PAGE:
The Canaanite woman was all alone: she was a Gentile in a Jewish world and a woman in a man’s world. What makes her special is her determination: she turns to her advantage Jesus’ statement about not giving food to the dogs.
There can be no doubt that God’s “care extends beyond the boundaries of race and nation to the hearts of all who live,” and that God’s house should become a house of prayer for all peoples (Liturgy of the Hours). It is therefore fitting that we should pray that the walls, which prejudice raises between us, crumble.
But we must realize that an end to prejudice will not come easily, and it will be overcome only by the determination of the victims of prejudice.
“O woman, great is your faith!” Jesus did not resist the determined woman; rather, he praised her determination. Those of us who work and pray for an end to prejudice must follow Jesus in praising the determination of those who are claiming their rights as human beings.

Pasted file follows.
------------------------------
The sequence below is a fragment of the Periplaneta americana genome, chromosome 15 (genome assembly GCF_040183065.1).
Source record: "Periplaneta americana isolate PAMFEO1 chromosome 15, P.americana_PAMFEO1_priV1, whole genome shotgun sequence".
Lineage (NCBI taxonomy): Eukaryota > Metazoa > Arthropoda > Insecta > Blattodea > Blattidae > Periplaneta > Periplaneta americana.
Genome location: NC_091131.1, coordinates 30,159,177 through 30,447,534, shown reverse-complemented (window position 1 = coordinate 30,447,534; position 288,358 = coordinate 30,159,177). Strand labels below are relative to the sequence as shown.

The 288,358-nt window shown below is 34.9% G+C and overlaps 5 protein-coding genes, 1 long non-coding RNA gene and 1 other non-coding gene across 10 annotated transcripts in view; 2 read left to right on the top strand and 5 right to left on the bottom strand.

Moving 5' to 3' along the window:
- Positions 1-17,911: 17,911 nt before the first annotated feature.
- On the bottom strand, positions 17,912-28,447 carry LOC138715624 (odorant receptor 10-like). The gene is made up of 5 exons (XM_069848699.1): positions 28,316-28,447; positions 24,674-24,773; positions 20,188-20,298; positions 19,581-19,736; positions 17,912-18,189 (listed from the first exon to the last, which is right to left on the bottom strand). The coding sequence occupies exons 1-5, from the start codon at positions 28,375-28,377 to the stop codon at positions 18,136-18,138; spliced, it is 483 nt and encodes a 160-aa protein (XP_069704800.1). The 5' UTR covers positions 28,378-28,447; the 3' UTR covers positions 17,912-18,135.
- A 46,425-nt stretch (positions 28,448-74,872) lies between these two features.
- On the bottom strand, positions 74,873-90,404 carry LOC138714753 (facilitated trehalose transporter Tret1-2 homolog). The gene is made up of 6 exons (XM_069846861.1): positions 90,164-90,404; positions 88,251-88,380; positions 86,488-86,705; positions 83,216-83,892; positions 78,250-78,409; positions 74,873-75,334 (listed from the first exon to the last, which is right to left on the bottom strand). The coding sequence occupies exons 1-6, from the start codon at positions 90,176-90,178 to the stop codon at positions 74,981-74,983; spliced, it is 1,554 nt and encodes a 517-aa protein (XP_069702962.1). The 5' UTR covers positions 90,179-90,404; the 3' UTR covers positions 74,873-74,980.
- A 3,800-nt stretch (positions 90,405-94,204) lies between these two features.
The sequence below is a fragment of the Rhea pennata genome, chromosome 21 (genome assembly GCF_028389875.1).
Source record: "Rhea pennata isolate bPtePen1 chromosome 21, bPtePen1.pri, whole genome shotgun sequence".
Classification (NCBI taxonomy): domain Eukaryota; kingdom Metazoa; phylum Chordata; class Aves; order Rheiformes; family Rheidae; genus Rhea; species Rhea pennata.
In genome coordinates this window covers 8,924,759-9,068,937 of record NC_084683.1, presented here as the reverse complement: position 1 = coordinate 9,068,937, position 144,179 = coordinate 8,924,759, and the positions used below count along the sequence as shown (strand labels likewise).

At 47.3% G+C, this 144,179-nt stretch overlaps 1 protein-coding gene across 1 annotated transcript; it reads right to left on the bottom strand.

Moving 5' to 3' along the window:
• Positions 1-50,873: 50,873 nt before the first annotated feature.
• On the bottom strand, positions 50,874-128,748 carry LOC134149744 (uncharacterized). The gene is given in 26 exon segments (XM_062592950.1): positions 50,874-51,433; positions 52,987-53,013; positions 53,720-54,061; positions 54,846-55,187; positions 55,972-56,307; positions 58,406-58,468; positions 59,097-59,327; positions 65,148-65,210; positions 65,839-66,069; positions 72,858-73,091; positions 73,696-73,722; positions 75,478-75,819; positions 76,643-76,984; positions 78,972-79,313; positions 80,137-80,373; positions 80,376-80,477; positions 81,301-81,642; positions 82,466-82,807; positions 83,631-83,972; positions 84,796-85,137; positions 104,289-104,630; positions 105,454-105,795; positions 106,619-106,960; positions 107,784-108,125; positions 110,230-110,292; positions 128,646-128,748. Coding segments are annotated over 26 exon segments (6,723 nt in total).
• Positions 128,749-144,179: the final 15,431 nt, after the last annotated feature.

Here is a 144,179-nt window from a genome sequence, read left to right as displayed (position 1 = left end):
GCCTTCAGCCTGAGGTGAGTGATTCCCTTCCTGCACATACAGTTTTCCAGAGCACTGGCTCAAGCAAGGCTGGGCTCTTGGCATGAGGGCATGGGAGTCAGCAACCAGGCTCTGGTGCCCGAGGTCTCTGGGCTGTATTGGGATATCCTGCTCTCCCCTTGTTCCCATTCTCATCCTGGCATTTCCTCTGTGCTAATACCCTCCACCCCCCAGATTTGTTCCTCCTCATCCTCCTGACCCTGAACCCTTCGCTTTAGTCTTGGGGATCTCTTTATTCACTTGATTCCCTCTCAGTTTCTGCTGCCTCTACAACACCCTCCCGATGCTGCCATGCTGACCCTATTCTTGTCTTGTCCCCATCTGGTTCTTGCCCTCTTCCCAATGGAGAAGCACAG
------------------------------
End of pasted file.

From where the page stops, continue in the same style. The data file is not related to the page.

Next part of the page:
It is obvious to everyone that women are now taking part in public life. This is happening more rapidly perhaps in nations with a Christian tradition, and more slowly, but broadly, among peoples who have inherited other traditions or cultures.
Since women are becoming ever more conscious of their human dignity, they will not tolerate being treated as inanimate objects or mere instruments, but claim, both in domestic and in public life, the rights and duties that befit a human person.
Pope John XXIII, Pacem in Terris, 1963:41.